18 of 20 people found the following review helpful
a harrowing tale of the best and the worst in human nature,
This review is from: Eleni (Panther) (Paperback)
This remarkable book tells the true story of the last years in the life of Eleni Gatzoyiannis, a peasant woman living in a mountain village of Greece before she was executed by communist guerillas during the civil war that followed the country's liberation from german occupation after WWII.
In an attempt to uncover the reasons for his mother's death, the author puts together a vivid account of everyday life in one of Greece's poor mountain villages, the experience of german occupation, and the nightmares of the civil war as well as the events that led to his mothers death. The book is written like a novel -based on information from eyewitnesses, relatives and other contemporaries of Eleni- and is riveting as such, although clearly not important literature. The narrative is embellished by brief notes on the historical facts of the greek civil war as a backdrop to the unfolding story. Unfortunately, these notes suffer from a -perhaps understandable- lack of objectivity: by failing to mention the atrocities committed by extreme-right paramilitaries all over Greece before and during the civil war, the author omits a dimension of the war that is perhaps as important as the ideological fanaticism of the communist guerillas.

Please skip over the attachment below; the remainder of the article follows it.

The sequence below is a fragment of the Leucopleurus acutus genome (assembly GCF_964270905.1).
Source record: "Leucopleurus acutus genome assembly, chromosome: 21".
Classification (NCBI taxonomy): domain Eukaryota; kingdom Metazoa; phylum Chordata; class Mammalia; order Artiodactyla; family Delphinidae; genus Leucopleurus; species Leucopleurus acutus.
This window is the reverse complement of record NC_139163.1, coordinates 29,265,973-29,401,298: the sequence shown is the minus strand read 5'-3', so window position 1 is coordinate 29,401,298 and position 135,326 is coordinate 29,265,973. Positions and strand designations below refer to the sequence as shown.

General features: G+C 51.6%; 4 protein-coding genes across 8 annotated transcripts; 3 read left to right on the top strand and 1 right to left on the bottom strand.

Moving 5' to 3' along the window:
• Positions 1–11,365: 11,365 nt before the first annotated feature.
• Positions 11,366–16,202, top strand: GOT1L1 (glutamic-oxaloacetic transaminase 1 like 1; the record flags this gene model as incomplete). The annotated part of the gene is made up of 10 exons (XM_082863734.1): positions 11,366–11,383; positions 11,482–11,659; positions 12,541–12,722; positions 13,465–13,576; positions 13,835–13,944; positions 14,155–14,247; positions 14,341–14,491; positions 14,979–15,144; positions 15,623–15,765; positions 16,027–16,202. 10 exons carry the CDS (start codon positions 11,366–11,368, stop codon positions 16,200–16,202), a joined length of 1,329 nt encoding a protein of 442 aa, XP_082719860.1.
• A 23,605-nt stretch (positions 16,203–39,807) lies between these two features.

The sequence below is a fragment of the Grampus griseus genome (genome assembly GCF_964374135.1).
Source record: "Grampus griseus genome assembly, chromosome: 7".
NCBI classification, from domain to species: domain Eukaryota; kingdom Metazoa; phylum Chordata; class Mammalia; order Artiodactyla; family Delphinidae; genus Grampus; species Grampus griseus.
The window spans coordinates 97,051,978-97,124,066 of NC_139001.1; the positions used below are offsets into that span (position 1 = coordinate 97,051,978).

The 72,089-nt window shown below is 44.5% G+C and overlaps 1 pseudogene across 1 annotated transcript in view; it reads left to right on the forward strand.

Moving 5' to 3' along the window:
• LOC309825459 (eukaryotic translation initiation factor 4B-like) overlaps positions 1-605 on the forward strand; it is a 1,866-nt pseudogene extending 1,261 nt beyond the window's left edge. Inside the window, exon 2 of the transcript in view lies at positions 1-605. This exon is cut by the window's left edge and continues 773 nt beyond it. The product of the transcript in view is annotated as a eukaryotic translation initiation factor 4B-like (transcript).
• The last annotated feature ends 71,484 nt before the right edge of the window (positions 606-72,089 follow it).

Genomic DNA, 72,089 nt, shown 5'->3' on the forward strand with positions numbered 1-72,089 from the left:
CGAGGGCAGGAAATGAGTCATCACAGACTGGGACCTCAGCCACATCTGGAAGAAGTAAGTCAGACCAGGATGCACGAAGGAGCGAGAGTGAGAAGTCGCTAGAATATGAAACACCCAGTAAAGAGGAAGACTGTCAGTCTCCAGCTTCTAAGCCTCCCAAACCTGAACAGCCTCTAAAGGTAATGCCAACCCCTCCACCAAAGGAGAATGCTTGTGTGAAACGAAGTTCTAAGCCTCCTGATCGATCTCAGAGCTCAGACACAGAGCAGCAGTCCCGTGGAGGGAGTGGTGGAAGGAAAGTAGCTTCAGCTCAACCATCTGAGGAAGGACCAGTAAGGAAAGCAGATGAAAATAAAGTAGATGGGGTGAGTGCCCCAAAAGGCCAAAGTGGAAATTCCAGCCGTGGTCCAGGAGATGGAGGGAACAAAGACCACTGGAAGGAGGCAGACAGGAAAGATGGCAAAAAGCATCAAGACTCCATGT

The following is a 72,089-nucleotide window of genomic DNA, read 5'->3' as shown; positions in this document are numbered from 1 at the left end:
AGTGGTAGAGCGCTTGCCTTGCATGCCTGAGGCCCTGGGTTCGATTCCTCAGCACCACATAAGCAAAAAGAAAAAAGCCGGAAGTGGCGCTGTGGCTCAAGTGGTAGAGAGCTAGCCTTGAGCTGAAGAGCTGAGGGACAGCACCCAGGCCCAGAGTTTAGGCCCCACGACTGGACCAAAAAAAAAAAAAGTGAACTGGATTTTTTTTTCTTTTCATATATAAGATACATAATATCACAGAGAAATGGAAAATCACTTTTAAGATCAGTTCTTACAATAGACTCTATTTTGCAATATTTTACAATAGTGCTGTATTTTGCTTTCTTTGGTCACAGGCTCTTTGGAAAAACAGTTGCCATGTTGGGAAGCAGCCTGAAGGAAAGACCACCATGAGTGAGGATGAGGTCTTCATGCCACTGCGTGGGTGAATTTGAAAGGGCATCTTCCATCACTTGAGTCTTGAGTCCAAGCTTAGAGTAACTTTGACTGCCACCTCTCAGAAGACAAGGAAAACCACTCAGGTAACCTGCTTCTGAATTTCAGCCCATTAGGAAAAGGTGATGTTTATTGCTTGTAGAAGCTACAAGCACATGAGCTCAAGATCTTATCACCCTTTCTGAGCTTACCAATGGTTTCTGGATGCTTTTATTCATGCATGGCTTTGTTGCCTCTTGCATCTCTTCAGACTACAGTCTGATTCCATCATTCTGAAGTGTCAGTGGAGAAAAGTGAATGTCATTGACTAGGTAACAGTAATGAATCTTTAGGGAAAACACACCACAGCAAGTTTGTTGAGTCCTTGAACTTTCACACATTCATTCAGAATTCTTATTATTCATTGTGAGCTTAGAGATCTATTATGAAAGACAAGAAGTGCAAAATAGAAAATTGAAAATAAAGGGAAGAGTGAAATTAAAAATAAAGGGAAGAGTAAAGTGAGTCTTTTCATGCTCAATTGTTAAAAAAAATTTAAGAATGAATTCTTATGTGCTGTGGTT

Why would I recommend this book to anyone who is not interested in a theme related to a small nation's recent history? For two reasons: Firstly, the book provides a thorough anatomy of society in a secluded, poor mountain village in the southern Balkans. Gage's depiction is likely to be interesting not just to social historians and anthropologists, but to any reader with general interests. Secondly, and most importantly, the book is about universal themes that reach deep into the human psyche: the boundless barbarism man is capable of, the dangers of ideology when not reigned in by reason and sensibility, the pettiness and cruelty of people towards others when faced with danger and, finally, the great force of maternal love.
A gripping and uneasy read.